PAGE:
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Dictionary


ro•mance



Pronunciation: (
n., adj.rō-mans', rō'mans;
v.rō-mans'),
[key]
n., v., -manced, -manc•ing,
adj.


n.
1. a novel or other prose narrative depicting heroic or marvelous deeds, pageantry, romantic exploits, etc., usually in a historical or imaginary setting.
2. the colorful world, life, or conditions depicted in such tales.
3. a medieval narrative, originally one in verse and in some Romance dialect, treating of heroic, fantastic, or supernatural events, often in the form of allegory.
4. a baseless, made-up story, usually full of exaggeration or fanciful invention.
5. a romantic spirit, sentiment, emotion, or desire.
6. romantic character or quality.
7. a romantic affair or experience; a love affair.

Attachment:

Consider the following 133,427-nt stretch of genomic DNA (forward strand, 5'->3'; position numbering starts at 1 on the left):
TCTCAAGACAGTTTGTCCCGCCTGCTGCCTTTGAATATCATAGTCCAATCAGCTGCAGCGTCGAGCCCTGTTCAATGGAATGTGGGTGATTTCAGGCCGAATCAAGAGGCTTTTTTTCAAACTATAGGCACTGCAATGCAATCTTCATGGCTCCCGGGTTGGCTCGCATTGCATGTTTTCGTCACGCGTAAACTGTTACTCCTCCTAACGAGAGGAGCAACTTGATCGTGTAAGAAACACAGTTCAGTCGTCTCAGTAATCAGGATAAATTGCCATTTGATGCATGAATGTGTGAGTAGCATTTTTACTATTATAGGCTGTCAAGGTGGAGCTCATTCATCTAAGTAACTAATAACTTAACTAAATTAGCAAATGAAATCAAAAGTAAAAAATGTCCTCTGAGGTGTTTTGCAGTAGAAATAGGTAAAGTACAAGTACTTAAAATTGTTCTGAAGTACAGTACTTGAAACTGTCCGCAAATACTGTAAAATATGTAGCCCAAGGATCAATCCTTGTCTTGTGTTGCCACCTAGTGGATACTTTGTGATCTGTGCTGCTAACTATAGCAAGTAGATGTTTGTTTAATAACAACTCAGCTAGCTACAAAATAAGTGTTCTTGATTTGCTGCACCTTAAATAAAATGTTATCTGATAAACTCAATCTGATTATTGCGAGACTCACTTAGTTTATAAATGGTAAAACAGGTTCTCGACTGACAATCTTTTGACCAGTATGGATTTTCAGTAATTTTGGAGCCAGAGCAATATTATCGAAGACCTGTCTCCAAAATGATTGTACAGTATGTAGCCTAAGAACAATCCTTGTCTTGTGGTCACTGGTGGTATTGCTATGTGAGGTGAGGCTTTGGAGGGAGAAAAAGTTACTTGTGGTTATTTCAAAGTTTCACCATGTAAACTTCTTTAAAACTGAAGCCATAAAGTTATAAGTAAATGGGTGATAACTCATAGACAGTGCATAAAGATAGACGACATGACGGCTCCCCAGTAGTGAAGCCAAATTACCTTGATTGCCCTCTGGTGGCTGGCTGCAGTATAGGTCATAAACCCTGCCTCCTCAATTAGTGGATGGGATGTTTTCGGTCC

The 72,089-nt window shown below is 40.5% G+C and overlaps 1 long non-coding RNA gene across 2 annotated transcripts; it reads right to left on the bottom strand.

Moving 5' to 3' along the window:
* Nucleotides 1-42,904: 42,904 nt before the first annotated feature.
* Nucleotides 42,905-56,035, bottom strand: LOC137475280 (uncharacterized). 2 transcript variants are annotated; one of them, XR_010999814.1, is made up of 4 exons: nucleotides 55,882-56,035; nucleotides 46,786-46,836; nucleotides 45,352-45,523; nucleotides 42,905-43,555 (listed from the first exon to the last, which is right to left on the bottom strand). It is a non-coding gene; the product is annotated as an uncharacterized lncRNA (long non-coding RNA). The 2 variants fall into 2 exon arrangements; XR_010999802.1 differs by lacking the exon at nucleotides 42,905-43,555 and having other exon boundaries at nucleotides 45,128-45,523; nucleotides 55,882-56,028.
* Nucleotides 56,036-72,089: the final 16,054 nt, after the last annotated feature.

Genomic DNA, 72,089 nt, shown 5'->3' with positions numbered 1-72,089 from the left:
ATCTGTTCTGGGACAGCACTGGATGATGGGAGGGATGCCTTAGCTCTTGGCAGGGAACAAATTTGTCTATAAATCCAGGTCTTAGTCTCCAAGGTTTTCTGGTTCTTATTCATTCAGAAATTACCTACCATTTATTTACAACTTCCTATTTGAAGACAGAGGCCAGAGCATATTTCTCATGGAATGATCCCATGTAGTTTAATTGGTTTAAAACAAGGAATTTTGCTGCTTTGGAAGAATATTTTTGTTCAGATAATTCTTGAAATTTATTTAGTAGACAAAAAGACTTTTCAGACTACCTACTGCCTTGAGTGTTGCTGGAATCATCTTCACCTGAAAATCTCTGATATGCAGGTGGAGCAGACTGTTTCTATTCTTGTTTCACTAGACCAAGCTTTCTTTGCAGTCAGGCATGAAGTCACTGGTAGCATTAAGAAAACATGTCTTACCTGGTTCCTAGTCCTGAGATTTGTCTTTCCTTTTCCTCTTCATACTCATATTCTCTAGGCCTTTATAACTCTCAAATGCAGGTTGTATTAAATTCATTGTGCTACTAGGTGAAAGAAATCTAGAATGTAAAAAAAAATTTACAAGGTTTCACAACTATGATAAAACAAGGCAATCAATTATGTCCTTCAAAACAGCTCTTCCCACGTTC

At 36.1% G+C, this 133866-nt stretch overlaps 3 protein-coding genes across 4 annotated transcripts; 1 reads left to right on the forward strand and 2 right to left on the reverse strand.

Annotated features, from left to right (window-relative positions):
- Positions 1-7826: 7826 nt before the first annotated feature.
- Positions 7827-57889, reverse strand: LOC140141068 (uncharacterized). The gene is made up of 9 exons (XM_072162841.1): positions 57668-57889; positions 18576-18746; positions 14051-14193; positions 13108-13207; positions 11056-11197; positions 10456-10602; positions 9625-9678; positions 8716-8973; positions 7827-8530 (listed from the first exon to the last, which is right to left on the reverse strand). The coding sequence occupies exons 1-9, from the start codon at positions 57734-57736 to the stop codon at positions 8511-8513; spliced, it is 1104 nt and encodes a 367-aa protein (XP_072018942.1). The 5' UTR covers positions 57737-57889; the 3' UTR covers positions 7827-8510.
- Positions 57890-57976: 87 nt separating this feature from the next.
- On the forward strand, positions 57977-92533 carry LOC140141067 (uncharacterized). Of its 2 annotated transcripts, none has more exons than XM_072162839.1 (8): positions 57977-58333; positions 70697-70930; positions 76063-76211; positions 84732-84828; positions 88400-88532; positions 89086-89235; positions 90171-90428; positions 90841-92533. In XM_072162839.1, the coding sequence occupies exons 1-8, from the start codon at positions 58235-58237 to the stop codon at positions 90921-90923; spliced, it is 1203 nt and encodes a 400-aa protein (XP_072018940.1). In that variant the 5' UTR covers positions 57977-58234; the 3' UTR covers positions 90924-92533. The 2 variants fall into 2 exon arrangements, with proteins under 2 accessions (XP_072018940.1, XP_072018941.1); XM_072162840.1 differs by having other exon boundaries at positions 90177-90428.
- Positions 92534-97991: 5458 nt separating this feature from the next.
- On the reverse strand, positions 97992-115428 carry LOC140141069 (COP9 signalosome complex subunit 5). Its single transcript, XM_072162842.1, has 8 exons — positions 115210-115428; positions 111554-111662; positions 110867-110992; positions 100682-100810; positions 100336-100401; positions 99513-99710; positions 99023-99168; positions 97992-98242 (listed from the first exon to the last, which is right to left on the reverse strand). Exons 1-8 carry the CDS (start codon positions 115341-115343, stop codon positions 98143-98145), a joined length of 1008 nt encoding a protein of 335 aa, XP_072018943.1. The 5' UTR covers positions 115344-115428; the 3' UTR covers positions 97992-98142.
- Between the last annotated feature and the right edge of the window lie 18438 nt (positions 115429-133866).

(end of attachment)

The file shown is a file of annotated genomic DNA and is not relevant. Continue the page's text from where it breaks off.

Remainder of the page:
8. (cap.) Also,Romanic.Also called Romance languages. the group of Italic Indo-European languages descended sincea.d.800 from Latin, as French, Spanish, Italian, Portuguese, Rumanian, Provençal, Catalan, Rhaeto-Romanic, Sardinian, and Ladino. Abbr.: Rom.

v.i.
1. to invent or relate romances; indulge in fanciful or extravagant stories or daydreams.
2. to think or talk romantically.

v.t.
Informal.
a. to court or woo romantically; treat with ardor or chivalrousness: He's currently romancing a very attractive widow.
b. to court the favor of or make overtures to; play up to: They need to romance the local business community if they expect to do business here.

adj.
(cap.) Also,Romanic.of, pertaining to, or noting Romance: a Romance language.

ro•mance



Pronunciation: (rō-mans'), [key]
n.
1. Music.a short, simple melody, vocal or instrumental, of tender character.
2. Sp. Lit.a short epic poem, esp. a historical ballad.

Random House Unabridged Dictionary, Copyright © 1997, by Random House, Inc., on Infoplease.

Roman CatholicismRomance languages
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